INDIANAPOLIS – No wide receiver move.
No Wildcat offense.
No thanks to any team that thinks otherwise.
This is Lamar Jackson’s message to the NFL.
He was a quarterback yesterday. He’s a quarterback today. And he plans on being an NFL quarterback when he’s drafted in a few months.
And if someone has designs on the Louisville quarterback playing something other than his chosen position?
“I’m not going to their team,” Jackson said Friday at the NFL scouting combine. “If anything, whoever likes me at quarterback, that’s where I’m going. That’s strictly my position.”
[Watch on Yahoo: Live stream the 2018 NFL scouting combine on Yahoo Sports’ website, app]
As introductions to the draft process go, Jackson is making a hell of a statement this week. In a combine environment that is often filled with prospects who are fine-tuned and rehearsed into every syllable that comes out of their mouths, Jackson has arrived with a rare air of confidence, defiance and honesty. Not to mention a willingness to buck a system that sometimes values conformity and acquiescence over independence.
With Jackson, we’re going to find out what it means to have a vision and do it your way.
He’s going against the grain in a lot of ways right now. In ways that don’t always win points with NFL teams. How?
It doesn’t start with him bluntly refusing to think he’s anything but a quarterback. He has also not hired an agent, choosing to have his rookie contract and off-field opportunities guided by a lawyer, a marketing team and his mother, who is also his manager. Oh, and the 40-yard dash? He’s not running it at the combine. He’s also not doing some of the agility drills. And he didn’t do the bench-press session, either.
That’s a whole lot of “no” from a player who is consistently seeded behind several other top quarterbacks in this draft. And Jackson doesn’t sound remotely interested in budging. It’s not the first time he has had questions about whether he should stick at quarterback. He didn’t pay attention to that doubt on past occasions, and that faith in himself ultimately delivered him to this NFL opportunity. So why change?
“I’ve faced adversity throughout my whole life,” Jackson said. “Just coming up since youth football, going to high school, they said, ‘You can’t do this and that.’ I got to college and was able to do it. And I’m here now, so I’m ready to do it.”
To be fair to NFL evaluators, Jackson said that any reports suggesting he has been asked to work out as wide receiver are incorrect at this stage.
“No teams have asked me to play wide receiver,” Jackson said. “I don’t even know where [that report] came from. I’m strictly quarterback.”
Asked if any positional negotiation was on the table, Jackson said no.
“Not at all,” he said. “I’m not going to be at the wide receiver position at all [in drills]. Quarterback position.”
Oh, and when he gets to the NFL, no Wildcat packages to get his athleticism on the field, either
“No Wildcat,” he said. “It’s not the [Miami] Dolphins with Ronnie Brown and Ricky Williams.”
Under most normal circumstances – almost all circumstances, really – many prospects would be blasted privately and perhaps even publicly by NFL teams for taking this kind of stance. Teams often grumble when a player doesn’t hire an agent because it can complicate negotiations and lead to a delayed contract signing. The last prominent quarterback to go through the draft process without an agent was Jacoby Brissett in 2016, and his negotiations dragged into June of that offseason, far longer than the New England Patriots’ other draft picks that season.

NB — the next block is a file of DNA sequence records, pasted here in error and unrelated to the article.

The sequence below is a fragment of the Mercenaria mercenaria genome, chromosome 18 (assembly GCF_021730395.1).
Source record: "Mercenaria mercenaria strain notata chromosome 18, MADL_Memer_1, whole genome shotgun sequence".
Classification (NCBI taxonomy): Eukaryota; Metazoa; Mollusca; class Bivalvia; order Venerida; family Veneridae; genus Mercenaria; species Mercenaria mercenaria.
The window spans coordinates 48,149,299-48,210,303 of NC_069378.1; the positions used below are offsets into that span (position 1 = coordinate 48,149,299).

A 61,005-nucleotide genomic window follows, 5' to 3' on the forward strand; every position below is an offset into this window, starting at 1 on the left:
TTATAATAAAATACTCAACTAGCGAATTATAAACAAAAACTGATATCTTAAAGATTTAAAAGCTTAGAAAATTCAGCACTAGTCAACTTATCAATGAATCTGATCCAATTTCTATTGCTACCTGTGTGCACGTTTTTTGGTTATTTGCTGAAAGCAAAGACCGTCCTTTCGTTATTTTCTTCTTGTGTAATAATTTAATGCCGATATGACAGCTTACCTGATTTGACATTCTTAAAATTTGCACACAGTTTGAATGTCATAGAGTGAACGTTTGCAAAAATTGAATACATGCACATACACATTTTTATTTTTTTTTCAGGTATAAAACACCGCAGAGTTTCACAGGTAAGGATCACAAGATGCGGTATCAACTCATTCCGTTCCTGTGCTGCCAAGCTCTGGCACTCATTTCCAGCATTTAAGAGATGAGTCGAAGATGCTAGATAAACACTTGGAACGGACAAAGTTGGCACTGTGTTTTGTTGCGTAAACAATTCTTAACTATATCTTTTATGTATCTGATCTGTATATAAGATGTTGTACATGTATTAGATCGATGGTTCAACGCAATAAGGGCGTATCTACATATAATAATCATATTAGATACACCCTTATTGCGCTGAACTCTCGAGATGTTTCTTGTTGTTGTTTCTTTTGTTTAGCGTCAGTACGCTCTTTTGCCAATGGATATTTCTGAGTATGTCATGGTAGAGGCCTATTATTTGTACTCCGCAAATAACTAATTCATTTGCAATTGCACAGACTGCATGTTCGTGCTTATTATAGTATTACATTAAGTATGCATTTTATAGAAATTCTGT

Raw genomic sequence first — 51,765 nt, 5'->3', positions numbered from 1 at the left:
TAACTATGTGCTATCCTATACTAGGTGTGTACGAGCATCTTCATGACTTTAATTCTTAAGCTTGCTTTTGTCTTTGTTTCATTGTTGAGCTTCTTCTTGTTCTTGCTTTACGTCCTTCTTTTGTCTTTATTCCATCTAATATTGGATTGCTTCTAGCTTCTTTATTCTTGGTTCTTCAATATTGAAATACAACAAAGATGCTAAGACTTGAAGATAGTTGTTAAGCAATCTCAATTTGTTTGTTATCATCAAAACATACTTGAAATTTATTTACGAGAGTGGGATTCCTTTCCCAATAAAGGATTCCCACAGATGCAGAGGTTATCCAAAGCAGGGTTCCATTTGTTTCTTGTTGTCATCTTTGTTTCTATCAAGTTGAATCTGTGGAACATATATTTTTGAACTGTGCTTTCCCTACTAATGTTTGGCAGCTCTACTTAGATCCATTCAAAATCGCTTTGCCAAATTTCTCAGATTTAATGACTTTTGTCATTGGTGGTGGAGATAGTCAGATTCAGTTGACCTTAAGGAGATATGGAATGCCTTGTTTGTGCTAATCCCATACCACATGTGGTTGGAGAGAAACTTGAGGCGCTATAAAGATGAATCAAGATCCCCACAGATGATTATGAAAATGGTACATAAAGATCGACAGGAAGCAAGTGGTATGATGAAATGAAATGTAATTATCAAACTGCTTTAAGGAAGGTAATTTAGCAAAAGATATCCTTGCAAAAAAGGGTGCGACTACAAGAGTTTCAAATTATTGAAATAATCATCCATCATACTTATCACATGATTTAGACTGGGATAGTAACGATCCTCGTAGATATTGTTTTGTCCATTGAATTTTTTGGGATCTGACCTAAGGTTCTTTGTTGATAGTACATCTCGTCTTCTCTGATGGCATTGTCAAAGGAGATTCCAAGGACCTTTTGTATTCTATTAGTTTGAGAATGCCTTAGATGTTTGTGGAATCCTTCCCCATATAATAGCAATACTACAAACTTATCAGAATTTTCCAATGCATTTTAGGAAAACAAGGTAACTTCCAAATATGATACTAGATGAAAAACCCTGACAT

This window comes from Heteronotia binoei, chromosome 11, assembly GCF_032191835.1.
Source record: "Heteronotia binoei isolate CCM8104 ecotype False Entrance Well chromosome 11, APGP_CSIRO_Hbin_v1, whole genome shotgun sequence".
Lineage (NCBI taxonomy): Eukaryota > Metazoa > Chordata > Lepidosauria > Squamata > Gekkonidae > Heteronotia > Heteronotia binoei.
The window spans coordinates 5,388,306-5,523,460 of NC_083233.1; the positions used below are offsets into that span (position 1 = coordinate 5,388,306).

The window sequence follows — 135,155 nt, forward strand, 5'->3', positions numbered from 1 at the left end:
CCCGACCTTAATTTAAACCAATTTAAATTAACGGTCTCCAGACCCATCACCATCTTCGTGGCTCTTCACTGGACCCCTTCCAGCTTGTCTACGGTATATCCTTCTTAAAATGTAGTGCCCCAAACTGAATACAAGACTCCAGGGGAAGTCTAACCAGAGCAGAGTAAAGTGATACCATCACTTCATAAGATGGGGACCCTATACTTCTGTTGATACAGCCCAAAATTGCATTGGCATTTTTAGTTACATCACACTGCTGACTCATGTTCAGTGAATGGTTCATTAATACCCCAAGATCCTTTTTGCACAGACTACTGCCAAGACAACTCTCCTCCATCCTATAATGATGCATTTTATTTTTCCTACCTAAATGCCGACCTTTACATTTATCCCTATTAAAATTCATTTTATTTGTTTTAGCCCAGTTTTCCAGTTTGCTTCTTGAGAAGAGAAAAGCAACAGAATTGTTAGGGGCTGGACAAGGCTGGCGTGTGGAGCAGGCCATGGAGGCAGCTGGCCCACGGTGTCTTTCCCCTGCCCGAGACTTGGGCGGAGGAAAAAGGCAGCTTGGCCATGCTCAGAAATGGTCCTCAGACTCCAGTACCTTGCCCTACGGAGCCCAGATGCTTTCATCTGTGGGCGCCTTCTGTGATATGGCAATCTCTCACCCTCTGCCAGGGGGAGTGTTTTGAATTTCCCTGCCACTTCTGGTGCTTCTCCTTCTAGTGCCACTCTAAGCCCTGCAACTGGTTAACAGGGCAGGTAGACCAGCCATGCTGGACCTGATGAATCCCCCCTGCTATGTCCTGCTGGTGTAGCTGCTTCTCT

NFL teams also don’t like players who skip drills and 40-yard dashes. Particularly if it’s a player who is perceived as having something to prove inside of his position group. Despite being a Heisman Trophy winner and one of the most dynamic playmakers in this draft, Jackson certainly falls into the “something to prove” category. But he also says that’s part of why he wants his combine process to focus on his passing workout. He has college film that shows what he can do with his legs.
“Film speaks for itself with that, showing off my speed and showing I can make people miss,” Jackson said. “I just gotta show off my arm because that’s where they doubt me at.”
As it stands, Jackson has already spent time with the New York Giants, Miami Dolphins, Pittsburgh Steelers, Buffalo Bills, Chicago Bears and Philadelphia Eagles. That list will almost certainly grow before he leaves Indianapolis, giving Jackson ample opportunity to answer the primary question of NFL teams: What do you bring to the table?
He’s got that message down. And like most of everything that comes out of Jackson’s mouth, it actually sounds frank and unrehearsed. Like when he compares himself to NFL quarterbacks and points to the Carolina Panthers’ Cam Newton and New England Patriots’ Tom Brady.
“Superheroes,” Jackson said.
That’s brash. Wildly honest. Like something a player would say when he doesn’t have an agent polishing and over-humbling a prospect. Well, welcome to Lamar Jackson. He’s confident in what he’s doing and where he’s going.
“I’m mobile,” he said. “I can hit any target on the field. I love the game with a passion. I can lead my team. I feel like I’m the field general when I’m out there. I love to score. I love to put the ball in other receivers’ hands. I’m not a ball hog at all. It may look like it, but I’m not. I just love winning. …
“It’s going to be a different Lamar [in the NFL]. A leveled-up Lamar. Not the same as college. I’m going to level up a lot more. I’ve got a lot of learning to do.
“I’m just ready.”
Starting with Saturday’s passing session, we’ll see how ready the NFL is for Lamar Jackson. In a league that sometimes seeks conformity, he sounds like he’s coming in calling his own shots – whether teams are ready for it or not.